Jump to Main ContentJump to Primary Navigation
Top

Taking it offline: A week away from Facebook can increase happiness, study reveals

social media facebook happiness.jpg

We’ve been hearing a lot about the pitfalls of social media of late, but now, science has confirmed it: staying away from the ‘reality distorting’ Facebook is likely to increase your happiness.

A study conducted by researchers in Denmark has revealed that even as little as a week away from the social networking site could increase life satisfaction and significantly reduce stress.

Scientists from the Danish Happiness Research Institute divided a group of 1,095 daily Facebook users, aged from 16-76, into two groups, where one group was given access to the site and the other switched-off completely for a week.

“Facebook is a constant bombardment of everyone else’s great news, but many of us look out of the window and see grey skies and rain (especially in Denmark!),” Meik Wiking, CEO of the Institute, tells The Guardian. “This makes the Facebook world, where everyone’s showing their best side, seem even more distortedly bright by contrast, so we wanted to see what happened when users took a break.”

facebook

Participants who abstained from Facebook for a week reported increased happiness and reduced stress

Prior and following the experiment, participants were asked to rate their “life satisfaction” out of 10, and commented on how active their social lives were, how good they felt their concentration was and if they compared themselves to others. 

The resulting report, The Facebook Experiment: Does social media affect the quality of our lives? revealed that 55% of the group who abstained from the site reported feeling less stressed after the week was over. Additionally, 88% of the group described themselves as ‘happy’, compared with 81% of the other group.

Those who abstained from Facebook also reported higher life appreciation, richer social lives and fewer difficulties in concentration, than those who continued to check their newsfeeds.

Sophie Anne Dornoy, 35, says in the report that, prior to the study, she was checking Facebook every morning the second she woke up, but that after a few days abstaining, she noticed:

“My to-do list was getting done faster than normal as I spent my time more productively. I also felt a sort of calmness from not being confronted by Facebook all the time.”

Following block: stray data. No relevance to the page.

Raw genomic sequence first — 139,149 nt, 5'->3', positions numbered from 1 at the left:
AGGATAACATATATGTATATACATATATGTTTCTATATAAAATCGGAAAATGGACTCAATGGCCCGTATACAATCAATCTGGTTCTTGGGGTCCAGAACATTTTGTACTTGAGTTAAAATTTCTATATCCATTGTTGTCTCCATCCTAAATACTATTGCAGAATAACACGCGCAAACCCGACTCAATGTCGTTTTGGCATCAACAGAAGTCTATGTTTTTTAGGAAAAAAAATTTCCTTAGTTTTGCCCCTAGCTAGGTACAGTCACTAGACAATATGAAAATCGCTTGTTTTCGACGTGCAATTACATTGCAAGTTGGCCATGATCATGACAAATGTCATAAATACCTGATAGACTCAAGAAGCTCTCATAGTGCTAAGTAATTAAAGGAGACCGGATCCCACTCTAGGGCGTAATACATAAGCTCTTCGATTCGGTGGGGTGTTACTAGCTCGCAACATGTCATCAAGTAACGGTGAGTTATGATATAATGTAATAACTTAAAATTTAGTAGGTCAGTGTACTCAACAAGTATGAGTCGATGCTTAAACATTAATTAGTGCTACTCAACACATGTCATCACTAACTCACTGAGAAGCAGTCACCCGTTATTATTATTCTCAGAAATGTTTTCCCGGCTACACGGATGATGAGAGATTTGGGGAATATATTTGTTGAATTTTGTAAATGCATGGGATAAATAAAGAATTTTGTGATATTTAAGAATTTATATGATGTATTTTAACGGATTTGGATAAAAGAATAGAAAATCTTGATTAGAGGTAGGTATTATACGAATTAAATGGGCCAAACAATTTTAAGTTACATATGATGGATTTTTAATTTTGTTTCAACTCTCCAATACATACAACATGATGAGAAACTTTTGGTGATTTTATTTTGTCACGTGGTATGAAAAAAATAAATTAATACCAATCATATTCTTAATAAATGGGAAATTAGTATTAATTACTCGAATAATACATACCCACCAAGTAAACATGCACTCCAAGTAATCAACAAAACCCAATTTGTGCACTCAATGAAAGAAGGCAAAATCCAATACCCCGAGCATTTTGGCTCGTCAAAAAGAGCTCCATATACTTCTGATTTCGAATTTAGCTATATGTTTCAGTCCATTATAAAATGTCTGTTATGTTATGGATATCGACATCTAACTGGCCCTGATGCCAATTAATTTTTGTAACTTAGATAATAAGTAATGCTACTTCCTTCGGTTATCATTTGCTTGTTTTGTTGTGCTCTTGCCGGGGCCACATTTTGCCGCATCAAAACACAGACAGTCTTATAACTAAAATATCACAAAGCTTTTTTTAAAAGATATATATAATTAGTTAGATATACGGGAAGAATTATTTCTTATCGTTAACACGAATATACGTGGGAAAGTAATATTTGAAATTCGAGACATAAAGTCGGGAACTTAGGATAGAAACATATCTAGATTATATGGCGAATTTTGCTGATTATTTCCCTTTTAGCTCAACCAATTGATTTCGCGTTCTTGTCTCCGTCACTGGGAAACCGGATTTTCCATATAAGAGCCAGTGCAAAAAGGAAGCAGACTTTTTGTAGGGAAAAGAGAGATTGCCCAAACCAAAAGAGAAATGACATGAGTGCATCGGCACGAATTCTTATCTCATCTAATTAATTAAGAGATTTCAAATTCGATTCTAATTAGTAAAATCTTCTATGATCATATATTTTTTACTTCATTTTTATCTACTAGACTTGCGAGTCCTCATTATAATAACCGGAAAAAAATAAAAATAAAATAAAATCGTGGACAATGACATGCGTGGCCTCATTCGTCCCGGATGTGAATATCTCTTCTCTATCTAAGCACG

“It felt good to know that the world doesn’t end without Facebook and that people are still able to reach you,” she says.

friends

Fun can still be had away from social media

Another participant, Stine Chen, 26, says that:

“My flatmates and I had to chat instead of just checking Facebook.” 

Wiking says that the results reveal (as we all suspected), that comparing ourselves to others on social media leads to increased dissatisfaction.

“Facebook distorts our perception of reality and of what other people’s lives really look like,” he tells The Local.

“We take in to account how we’re doing in life through comparisons to everyone else, and since most people only post positive things on Facebook, that gives us a very biased perception of reality.” 

“If we are constantly exposed to great news, we risk evaluating our own lives as less good.”

Wiking doesn't deny that Facebook has its positive benefits, but believes that the site “Shouldn’t be used as the background for evaluating our lives.”

The Danish scientists are hoping to find participants to take part in a yearlong break from the site, “but we’d have to see how many volunteers we get for that,” Wiking tells The Guardian

Related

leoniedog.jpg

'Why I quit Facebook, and you should too'

Lucy063_rt.jpg

“It’s time for some truth on social media”

hipster barbie.JPG

'My work here is done.' Hipster Barbie parody account quits Instagram

Screen Shot 2015-10-16 at 16.54.49.png

New York Bridal Week's most unexpected new wedding trends

ThinkstockPhotos-477409532.jpg

What is 'phubbing' and how is it ruining our romantic relationships?

rexfeatures_5224500d.jpg

“It's pathetic” Why Cate Blanchett can't stand social media

ThinkstockPhotos-483062488.jpg

The 10 jobs with the best work-life balance

kate winslet.jpg

Kate Winslet shares her tips for disconnecting from technology

essena o'neill.JPG

Instagram star quits social media saying it's 'not real life'

Comments

More

“How Linkin Park’s Chester Bennington gave my generation a voice"

The musician leaves a lasting legacy

by Sarah Biddlecombe
21 Jul 2017

The grossly sexist ads we can’t believe exist in the 21st century

From a Co-op egg to that deeply offensive Protein World poster

by Kayleigh Dray
21 Jul 2017

How your Love Island obsession is wreaking havoc with your health

Experts have genuinely issued a warning…

by Kayleigh Dray
21 Jul 2017

Boots won’t cut morning-after pill price because we can’t be trusted

Cheaper emergency contraception? Unprotected sex party at ours, everyone!

by Amy Swales
21 Jul 2017

Did Japan’s First Lady pretend not to speak English to ignore Trump?

Akie Abe, we salute you.

by Sarah Biddlecombe
21 Jul 2017

This 'Beer For Her' has managed to offend everyone on Twitter

Apparently womankind can only ever drink from pink receptacles

by Megan Murray
21 Jul 2017

This Instagram account is aiming to break the miscarriage taboo

Women are coming together to share their stories of loss

by Megan Murray
21 Jul 2017

Jodie Whittaker’s Doctor Who salary revealed after gender pay gap row

And it may surprise you…

by Kayleigh Dray
21 Jul 2017

Quiz: which famous duo are you and your work wife?

It’s time to find out, once and for all, who you and your work wife really are…

by Kayleigh Dray
20 Jul 2017

You’ve been making your tea wrong this whole time, reveal tea experts

Wait, what?

by Jasmine Andersson
20 Jul 2017